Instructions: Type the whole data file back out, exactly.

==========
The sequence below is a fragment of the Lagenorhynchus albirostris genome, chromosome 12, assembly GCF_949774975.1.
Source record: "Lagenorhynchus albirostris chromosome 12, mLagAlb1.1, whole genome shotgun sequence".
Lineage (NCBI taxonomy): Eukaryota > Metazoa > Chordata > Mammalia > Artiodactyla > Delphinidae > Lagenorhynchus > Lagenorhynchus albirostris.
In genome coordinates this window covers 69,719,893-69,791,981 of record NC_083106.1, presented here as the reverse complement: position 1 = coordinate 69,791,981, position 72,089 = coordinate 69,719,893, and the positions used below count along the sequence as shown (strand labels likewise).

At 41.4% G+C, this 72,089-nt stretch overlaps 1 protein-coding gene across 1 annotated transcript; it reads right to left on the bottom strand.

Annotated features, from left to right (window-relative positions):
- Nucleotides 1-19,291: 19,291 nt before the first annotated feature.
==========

The sequence below is a fragment of the Lagenorhynchus albirostris genome, chromosome 12, assembly GCF_949774975.1.
Source record: "Lagenorhynchus albirostris chromosome 12, mLagAlb1.1, whole genome shotgun sequence".
Lineage (NCBI taxonomy): Eukaryota > Metazoa > Chordata > Mammalia > Artiodactyla > Delphinidae > Lagenorhynchus > Lagenorhynchus albirostris.
In genome coordinates this window covers 69,719,893-69,791,981 of record NC_083106.1, presented here as the reverse complement: position 1 = coordinate 69,791,981, position 72,089 = coordinate 69,719,893, and the positions used below count along the sequence as shown (strand labels likewise).

At 41.4% G+C, this 72,089-nt stretch overlaps 1 protein-coding gene across 1 annotated transcript; it reads right to left on the bottom strand.

Annotated features, from left to right (window-relative positions):
- Nucleotides 1-19,291: 19,291 nt before the first annotated feature.